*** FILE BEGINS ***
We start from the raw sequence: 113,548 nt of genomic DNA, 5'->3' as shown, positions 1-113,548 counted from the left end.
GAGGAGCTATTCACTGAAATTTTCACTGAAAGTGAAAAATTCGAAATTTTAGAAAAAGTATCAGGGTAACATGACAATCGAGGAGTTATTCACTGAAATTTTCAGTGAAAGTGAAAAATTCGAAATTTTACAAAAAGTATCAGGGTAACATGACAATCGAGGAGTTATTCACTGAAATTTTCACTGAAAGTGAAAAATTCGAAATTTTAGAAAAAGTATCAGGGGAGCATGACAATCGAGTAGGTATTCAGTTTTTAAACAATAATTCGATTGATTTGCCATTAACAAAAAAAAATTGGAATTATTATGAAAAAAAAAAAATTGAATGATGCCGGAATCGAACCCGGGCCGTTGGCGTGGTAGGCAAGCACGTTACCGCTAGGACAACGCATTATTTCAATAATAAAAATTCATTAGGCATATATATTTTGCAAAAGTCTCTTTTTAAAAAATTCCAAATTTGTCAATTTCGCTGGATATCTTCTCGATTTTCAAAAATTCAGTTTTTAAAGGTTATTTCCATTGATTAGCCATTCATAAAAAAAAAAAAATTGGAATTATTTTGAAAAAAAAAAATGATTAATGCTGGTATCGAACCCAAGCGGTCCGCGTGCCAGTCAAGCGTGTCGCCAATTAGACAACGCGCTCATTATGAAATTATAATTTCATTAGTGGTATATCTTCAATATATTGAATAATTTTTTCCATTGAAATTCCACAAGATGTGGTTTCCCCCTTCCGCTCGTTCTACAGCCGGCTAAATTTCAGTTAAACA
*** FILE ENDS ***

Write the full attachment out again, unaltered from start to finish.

We start from the raw sequence: 113,548 nt of genomic DNA, 5'->3' as shown, positions 1-113,548 counted from the left end.
GAGGAGCTATTCACTGAAATTTTCACTGAAAGTGAAAAATTCGAAATTTTAGAAAAAGTATCAGGGTAACATGACAATCGAGGAGTTATTCACTGAAATTTTCAGTGAAAGTGAAAAATTCGAAATTTTACAAAAAGTATCAGGGTAACATGACAATCGAGGAGTTATTCACTGAAATTTTCACTGAAAGTGAAAAATTCGAAATTTTAGAAAAAGTATCAGGGGAGCATGACAATCGAGTAGGTATTCAGTTTTTAAACAATAATTCGATTGATTTGCCATTAACAAAAAAAAATTGGAATTATTATGAAAAAAAAAAAATTGAATGATGCCGGAATCGAACCCGGGCCGTTGGCGTGGTAGGCAAGCACGTTACCGCTAGGACAACGCATTATTTCAATAATAAAAATTCATTAGGCATATATATTTTGCAAAAGTCTCTTTTTAAAAAATTCCAAATTTGTCAATTTCGCTGGATATCTTCTCGATTTTCAAAAATTCAGTTTTTAAAGGTTATTTCCATTGATTAGCCATTCATAAAAAAAAAAAAATTGGAATTATTTTGAAAAAAAAAAATGATTAATGCTGGTATCGAACCCAAGCGGTCCGCGTGCCAGTCAAGCGTGTCGCCAATTAGACAACGCGCTCATTATGAAATTATAATTTCATTAGTGGTATATCTTCAATATATTGAATAATTTTTTCCATTGAAATTCCACAAGATGTGGTTTCCCCCTTCCGCTCGTTCTACAGCCGGCTAAATTTCAGTTAAACA